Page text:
health

First aid kit essentials for parents.

Terry White Chemists
Thanks to our brand partner, Terry White Chemists

Kids are curious by nature, they have wild imaginations, boundless energy and a seemingly insatiable attraction to forbidden activities like tobogganing down the stairs, parachuting off the kitchen bench and smothering the family pet with unwelcome affection.

These things can often lead to accidents so it’s important to keep a stocked (and locked) first aid kit on hand full of the goodies you need to treat a variety of cuts, bumps, burns and bruises.

Tweezers

With kids, you never know what you are going to have to fish out of an orifice. When I was younger I hated eating peas but my super strict father insisted on putting them on my plate. So I did what any ingenious toddler would do, I shoved them up my nose.

It appears the apple does not fall far from the nostril-stuffing tree as I have had to retrieve numerous objects out of my kids ears and noses over recent years. I keep a pair of tweezers in my first aid kit because I’d rather not use my eyebrow shaping pair to retrieve a fermenting snot-covered corn kernel out of a blocked nose.

Splinters be gone. Image: iStock.

Chuck bags

There is no greater FML hell than dealing with a violent bout of gastro, it’s worse still when that bout belongs to your child. There is the incessant changing of vomit-crusted sheets, the explosive stench of obliterated nappies and the often unavoidable car trip to the doctor or hospital.

Most parents are familiar with the stench of spilled milk soaked into car upholstery. Well vomit is fifty times worse. I highly recommend always keeping some chuck bags in your first aid kit to save your car from the unsalvageable stench of spew. Your child will get better, but your car may never recover from the chunder pong.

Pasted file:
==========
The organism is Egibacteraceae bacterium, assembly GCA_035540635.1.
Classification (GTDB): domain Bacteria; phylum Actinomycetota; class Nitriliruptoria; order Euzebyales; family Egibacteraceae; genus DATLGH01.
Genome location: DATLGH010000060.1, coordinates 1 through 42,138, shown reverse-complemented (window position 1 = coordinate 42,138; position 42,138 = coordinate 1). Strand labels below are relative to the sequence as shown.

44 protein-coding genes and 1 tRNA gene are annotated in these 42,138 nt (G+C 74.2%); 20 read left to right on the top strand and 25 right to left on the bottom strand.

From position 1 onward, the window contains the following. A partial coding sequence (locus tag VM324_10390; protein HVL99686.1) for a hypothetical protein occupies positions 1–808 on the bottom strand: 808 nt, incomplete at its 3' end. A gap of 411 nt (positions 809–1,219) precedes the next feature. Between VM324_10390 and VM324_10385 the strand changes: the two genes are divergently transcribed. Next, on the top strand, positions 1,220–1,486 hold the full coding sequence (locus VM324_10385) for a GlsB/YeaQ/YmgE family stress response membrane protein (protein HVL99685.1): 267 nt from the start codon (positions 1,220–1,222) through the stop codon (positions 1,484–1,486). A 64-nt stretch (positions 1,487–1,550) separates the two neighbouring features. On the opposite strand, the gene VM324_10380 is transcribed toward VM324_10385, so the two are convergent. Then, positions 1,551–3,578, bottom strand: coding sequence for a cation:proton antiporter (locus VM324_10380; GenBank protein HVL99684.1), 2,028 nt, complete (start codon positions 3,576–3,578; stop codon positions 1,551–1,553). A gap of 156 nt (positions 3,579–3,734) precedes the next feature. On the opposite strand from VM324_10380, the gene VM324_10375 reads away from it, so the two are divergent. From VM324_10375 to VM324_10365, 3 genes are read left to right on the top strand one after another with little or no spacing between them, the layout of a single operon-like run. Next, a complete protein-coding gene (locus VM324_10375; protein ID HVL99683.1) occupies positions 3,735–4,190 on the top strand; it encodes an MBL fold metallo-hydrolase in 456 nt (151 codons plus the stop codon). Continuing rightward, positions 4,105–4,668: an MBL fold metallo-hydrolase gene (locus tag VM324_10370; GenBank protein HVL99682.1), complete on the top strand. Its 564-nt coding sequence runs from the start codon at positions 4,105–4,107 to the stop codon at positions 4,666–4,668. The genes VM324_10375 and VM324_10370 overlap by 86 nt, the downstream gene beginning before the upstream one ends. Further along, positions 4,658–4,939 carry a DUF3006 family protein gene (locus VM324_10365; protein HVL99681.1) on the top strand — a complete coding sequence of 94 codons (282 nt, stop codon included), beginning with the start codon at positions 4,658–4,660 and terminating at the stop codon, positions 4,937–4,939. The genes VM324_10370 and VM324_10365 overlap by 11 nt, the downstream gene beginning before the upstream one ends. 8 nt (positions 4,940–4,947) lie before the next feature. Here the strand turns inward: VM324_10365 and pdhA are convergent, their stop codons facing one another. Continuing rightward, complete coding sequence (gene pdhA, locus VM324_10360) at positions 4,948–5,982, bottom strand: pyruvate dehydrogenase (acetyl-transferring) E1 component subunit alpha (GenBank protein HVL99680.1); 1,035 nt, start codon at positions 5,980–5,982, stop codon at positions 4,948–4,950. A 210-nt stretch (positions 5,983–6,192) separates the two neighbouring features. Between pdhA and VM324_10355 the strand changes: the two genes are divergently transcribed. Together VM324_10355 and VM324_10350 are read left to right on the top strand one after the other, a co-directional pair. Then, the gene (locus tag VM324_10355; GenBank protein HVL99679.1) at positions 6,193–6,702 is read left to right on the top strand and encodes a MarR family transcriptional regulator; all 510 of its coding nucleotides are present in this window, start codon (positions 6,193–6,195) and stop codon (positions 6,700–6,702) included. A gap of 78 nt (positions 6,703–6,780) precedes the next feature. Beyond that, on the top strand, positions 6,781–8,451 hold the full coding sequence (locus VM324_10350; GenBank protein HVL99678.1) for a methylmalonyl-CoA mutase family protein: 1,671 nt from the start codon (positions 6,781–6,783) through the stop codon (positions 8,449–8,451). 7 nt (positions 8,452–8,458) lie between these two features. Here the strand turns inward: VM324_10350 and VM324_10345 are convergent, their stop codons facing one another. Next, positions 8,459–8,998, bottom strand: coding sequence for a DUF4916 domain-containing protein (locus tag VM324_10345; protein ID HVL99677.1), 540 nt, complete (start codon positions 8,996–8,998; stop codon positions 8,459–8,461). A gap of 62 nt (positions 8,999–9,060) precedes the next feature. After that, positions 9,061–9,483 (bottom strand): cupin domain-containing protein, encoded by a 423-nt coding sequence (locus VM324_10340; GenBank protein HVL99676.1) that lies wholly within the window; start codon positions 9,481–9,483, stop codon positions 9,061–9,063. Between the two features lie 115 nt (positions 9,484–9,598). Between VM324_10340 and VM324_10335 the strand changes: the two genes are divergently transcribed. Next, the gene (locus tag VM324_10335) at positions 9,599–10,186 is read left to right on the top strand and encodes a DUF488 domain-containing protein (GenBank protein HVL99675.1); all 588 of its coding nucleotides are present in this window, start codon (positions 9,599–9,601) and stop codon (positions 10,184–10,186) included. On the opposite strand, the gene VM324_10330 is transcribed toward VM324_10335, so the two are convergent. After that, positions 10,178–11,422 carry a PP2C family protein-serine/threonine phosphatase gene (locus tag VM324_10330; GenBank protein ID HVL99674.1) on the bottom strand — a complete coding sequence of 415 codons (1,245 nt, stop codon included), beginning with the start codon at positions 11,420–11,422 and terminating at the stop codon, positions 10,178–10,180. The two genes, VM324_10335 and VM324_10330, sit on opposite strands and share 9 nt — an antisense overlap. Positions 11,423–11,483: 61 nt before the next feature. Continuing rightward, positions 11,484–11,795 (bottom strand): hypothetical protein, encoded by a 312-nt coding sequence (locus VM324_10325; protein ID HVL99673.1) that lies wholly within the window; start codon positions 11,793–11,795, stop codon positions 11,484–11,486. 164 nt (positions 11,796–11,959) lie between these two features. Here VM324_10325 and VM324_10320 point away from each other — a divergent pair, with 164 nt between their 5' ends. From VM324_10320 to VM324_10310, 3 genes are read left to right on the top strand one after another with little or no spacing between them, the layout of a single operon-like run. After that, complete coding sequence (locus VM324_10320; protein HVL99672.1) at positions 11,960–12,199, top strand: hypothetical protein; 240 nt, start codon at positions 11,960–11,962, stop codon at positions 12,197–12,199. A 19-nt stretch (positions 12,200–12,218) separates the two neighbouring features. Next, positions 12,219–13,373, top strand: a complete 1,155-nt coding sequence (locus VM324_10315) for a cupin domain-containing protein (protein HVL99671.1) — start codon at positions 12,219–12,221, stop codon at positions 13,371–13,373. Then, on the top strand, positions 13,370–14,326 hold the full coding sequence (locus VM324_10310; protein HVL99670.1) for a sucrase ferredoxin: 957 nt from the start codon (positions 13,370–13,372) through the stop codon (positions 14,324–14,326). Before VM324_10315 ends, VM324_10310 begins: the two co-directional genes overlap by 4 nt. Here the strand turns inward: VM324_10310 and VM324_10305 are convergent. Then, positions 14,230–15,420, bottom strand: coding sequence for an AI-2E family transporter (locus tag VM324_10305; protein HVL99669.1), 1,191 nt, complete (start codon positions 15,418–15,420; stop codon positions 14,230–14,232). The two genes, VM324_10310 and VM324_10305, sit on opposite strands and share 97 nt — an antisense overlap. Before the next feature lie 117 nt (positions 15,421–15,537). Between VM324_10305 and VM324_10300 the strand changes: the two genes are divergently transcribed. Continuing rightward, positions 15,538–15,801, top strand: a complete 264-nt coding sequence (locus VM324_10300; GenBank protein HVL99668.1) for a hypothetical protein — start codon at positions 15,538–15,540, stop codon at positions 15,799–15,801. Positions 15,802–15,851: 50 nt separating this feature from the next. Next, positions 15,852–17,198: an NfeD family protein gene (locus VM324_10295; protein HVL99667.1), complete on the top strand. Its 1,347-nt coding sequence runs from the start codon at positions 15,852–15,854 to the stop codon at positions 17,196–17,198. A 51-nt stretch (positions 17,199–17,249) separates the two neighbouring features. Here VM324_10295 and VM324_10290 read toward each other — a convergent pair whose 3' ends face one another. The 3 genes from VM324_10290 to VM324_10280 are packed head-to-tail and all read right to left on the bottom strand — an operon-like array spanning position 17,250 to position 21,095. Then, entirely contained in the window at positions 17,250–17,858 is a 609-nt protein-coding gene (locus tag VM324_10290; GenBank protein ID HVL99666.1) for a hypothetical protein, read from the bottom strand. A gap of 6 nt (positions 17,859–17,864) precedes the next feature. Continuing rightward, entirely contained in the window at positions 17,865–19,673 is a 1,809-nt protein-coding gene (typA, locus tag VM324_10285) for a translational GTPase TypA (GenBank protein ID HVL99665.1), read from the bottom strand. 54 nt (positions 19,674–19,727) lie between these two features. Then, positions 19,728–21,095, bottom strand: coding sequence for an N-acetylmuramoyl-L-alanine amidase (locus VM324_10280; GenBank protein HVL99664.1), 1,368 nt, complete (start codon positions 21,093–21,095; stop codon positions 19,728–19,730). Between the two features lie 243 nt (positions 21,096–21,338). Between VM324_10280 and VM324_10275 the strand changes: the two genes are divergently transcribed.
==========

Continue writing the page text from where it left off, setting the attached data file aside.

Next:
Burn gel

It only takes a second or two for a kid to get too close to the stove, the barbecue or your hair straightener and in my sleep deprived haze I have frequently sizzled my hand on a just-out-of-oven pot or pan.

Despite Grandma telling you to put toothpaste or butter on a burn, those things can actually make the burn worse so it’s a good idea to have some burn gel in your first aid kit. After running the burn under cool water for 20 minutes, applying a hydrogel and a bandage (see point 1) will help relieve the pain and reduce the spurting of profanities.

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What is it with kids and wanting to touch the oven? Image: iStock.

Ice pack

Both my kids were part of the 20 per cent of babies and toddlers that bang their heads when they are frustrated. Lucky me. Their love of head-banging along with their talent for cord-free bungee-jumping off the roof of the cubby house means they have spent a large portion of their short lives sporting purple eggs on their foreheads.

An instant ice pack or a bag of frozen peas (what other use could there be for them) are great to help reduce the inevitable swelling.

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"An instant ice pack or a bag of frozen peas are great to help reduce the inevitable swelling." Image: iStock.

Bandaids and bandages

My three-year-old is currently going through a phase of hysterical hypochondria (thanks for that Doc McStuffins). The most minor scratch has him collapsing in a dramatic heap and demanding medical attention.

Luckily bandaging his barely visible scratches keeps his tears at bay and gives him a great “show and tell” story for kinder. Unfortunately, his hypochondria extends to his toys so I always keep a variety of different sized band aids and bandages in my first aid kit as I never know when I will have to tend to a fluffy cat’s ear or Teenage Mutant Ninja Turtles foot.

Digital thermometer

I’ve spent many a harrowing night with my phone in one hand and a digital thermometer in the other. When my kids are listless and sweaty at 11.30pm, I ring a 24-hour advice hotline and their first question is always, “What is his temperature?”

Digital thermometers are far easier to use and the beep they make distracts my kids from the fact that something other than a corn kernel is entering their ear.

Digital thermometers are far easier to use. Image: iStock.

In addition to the above, it’s also wise to keep some saline solution in your kit along with swabs, scissors, hypoallergenic tape, safety pins, antiseptic cream, disposable gloves and a first aid manual, all of which are available at your local pharmacy.

Raising kids can sometimes feel like navigating an obstacle course of injury-inducing hazards. A first aid kit can make it a little easier to cope with the tumbles, tears and rogue veggies.

What are some helpful supplies you always have in case of emergencies?